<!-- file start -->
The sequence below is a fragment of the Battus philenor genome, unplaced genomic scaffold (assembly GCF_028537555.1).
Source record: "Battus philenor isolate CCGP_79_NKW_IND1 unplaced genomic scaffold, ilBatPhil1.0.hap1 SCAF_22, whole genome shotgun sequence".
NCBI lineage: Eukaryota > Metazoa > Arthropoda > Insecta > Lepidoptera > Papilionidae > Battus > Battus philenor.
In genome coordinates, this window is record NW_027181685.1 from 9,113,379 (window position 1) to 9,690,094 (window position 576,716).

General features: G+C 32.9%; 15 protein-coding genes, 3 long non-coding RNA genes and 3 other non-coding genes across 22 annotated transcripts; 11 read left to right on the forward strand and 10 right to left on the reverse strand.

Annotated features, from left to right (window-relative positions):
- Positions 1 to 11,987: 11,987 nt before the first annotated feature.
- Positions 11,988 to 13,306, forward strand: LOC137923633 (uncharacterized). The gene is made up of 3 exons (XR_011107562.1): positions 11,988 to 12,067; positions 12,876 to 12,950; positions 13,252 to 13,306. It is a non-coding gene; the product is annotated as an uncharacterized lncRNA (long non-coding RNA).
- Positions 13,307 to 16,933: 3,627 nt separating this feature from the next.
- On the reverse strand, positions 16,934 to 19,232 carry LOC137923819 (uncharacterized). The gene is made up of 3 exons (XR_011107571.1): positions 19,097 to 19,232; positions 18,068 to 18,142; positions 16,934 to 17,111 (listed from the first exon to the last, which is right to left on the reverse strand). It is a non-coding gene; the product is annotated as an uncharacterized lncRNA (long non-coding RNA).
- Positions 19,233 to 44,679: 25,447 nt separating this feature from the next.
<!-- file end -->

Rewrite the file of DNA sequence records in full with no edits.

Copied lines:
The sequence below is a fragment of the Battus philenor genome, unplaced genomic scaffold (assembly GCF_028537555.1).
Source record: "Battus philenor isolate CCGP_79_NKW_IND1 unplaced genomic scaffold, ilBatPhil1.0.hap1 SCAF_22, whole genome shotgun sequence".
NCBI lineage: Eukaryota > Metazoa > Arthropoda > Insecta > Lepidoptera > Papilionidae > Battus > Battus philenor.
In genome coordinates, this window is record NW_027181685.1 from 9,113,379 (window position 1) to 9,690,094 (window position 576,716).

General features: G+C 32.9%; 15 protein-coding genes, 3 long non-coding RNA genes and 3 other non-coding genes across 22 annotated transcripts; 11 read left to right on the forward strand and 10 right to left on the reverse strand.

Annotated features, from left to right (window-relative positions):
- Positions 1 to 11,987: 11,987 nt before the first annotated feature.
- Positions 11,988 to 13,306, forward strand: LOC137923633 (uncharacterized). The gene is made up of 3 exons (XR_011107562.1): positions 11,988 to 12,067; positions 12,876 to 12,950; positions 13,252 to 13,306. It is a non-coding gene; the product is annotated as an uncharacterized lncRNA (long non-coding RNA).
- Positions 13,307 to 16,933: 3,627 nt separating this feature from the next.
- On the reverse strand, positions 16,934 to 19,232 carry LOC137923819 (uncharacterized). The gene is made up of 3 exons (XR_011107571.1): positions 19,097 to 19,232; positions 18,068 to 18,142; positions 16,934 to 17,111 (listed from the first exon to the last, which is right to left on the reverse strand). It is a non-coding gene; the product is annotated as an uncharacterized lncRNA (long non-coding RNA).
- Positions 19,233 to 44,679: 25,447 nt separating this feature from the next.